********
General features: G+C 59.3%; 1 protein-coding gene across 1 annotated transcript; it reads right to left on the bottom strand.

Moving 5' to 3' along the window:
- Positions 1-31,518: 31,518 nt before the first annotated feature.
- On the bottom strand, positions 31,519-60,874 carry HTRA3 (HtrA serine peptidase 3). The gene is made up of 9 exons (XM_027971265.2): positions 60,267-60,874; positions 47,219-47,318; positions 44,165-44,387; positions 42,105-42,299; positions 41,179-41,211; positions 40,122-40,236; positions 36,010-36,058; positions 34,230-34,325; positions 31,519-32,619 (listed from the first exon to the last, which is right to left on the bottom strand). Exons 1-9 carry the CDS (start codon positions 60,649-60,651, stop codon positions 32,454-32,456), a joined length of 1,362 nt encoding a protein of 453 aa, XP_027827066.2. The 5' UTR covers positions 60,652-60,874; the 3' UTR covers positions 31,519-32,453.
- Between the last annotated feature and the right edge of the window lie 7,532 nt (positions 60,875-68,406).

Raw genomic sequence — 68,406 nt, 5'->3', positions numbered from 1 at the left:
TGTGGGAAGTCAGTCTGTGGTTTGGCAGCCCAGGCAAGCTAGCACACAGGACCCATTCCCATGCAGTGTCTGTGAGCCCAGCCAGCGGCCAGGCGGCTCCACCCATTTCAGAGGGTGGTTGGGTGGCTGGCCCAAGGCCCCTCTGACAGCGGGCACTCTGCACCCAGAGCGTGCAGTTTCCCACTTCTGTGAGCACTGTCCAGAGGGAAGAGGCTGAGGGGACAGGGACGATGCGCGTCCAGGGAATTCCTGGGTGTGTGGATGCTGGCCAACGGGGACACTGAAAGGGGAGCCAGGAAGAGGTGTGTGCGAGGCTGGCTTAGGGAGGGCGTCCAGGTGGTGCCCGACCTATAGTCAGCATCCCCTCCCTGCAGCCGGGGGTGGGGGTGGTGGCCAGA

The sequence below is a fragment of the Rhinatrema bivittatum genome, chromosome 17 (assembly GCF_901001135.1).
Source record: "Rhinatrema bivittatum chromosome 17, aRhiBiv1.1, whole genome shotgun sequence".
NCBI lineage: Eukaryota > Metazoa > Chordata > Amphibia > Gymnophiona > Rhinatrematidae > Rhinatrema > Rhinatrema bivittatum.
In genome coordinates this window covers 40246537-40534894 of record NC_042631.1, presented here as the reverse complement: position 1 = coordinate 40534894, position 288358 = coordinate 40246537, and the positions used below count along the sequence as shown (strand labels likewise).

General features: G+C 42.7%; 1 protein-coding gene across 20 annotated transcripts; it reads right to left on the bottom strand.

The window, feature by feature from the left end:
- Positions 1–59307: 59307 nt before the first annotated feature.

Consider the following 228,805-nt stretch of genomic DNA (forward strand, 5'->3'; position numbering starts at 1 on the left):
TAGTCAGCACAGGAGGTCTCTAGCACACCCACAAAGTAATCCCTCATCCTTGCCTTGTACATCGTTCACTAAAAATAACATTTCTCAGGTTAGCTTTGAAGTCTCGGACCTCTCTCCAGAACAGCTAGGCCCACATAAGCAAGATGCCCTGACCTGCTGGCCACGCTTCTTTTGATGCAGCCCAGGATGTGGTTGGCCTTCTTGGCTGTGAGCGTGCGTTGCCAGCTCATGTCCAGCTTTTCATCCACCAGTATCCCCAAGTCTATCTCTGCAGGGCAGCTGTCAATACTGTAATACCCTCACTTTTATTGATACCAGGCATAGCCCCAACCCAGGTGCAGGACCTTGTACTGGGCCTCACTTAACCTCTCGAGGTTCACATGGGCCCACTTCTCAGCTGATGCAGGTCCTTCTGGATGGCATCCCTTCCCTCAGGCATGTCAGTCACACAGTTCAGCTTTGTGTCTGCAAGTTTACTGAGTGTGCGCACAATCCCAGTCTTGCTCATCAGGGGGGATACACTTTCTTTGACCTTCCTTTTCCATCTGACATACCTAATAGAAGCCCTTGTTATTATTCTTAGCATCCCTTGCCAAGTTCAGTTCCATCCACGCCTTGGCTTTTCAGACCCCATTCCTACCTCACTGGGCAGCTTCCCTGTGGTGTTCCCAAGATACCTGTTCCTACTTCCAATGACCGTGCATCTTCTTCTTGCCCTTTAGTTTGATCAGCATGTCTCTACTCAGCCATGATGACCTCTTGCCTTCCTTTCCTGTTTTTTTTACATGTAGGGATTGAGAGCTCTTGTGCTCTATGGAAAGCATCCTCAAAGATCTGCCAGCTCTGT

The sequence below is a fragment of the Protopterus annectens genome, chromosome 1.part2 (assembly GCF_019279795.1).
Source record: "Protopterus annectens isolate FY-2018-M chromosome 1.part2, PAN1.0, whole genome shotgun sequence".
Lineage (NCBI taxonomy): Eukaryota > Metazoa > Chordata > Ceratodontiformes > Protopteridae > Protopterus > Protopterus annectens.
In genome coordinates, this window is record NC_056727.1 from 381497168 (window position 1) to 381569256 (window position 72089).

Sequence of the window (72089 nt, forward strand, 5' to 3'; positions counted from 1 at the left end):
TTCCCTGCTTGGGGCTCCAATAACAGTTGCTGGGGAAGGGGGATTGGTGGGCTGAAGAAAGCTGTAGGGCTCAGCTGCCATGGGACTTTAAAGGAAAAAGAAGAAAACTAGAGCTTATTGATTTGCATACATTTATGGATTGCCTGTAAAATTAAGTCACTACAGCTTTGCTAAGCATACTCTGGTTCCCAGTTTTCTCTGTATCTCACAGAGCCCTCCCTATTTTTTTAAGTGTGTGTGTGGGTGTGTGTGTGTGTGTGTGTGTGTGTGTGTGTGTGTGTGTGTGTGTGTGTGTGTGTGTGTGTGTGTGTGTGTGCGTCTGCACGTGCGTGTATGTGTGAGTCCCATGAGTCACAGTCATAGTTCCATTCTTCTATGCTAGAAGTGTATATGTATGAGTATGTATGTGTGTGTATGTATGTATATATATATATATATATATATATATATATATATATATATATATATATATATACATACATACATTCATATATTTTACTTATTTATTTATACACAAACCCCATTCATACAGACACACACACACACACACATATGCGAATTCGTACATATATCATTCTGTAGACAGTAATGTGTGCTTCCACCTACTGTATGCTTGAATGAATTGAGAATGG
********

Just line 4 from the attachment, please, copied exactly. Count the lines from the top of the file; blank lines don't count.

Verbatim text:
- On the bottom strand, positions 31,519-60,874 carry HTRA3 (HtrA serine peptidase 3). The gene is made up of 9 exons (XM_027971265.2): positions 60,267-60,874; positions 47,219-47,318; positions 44,165-44,387; positions 42,105-42,299; positions 41,179-41,211; positions 40,122-40,236; positions 36,010-36,058; positions 34,230-34,325; positions 31,519-32,619 (listed from the first exon to the last, which is right to left on the bottom strand). Exons 1-9 carry the CDS (start codon positions 60,649-60,651, stop codon positions 32,454-32,456), a joined length of 1,362 nt encoding a protein of 453 aa, XP_027827066.2. The 5' UTR covers positions 60,652-60,874; the 3' UTR covers positions 31,519-32,453.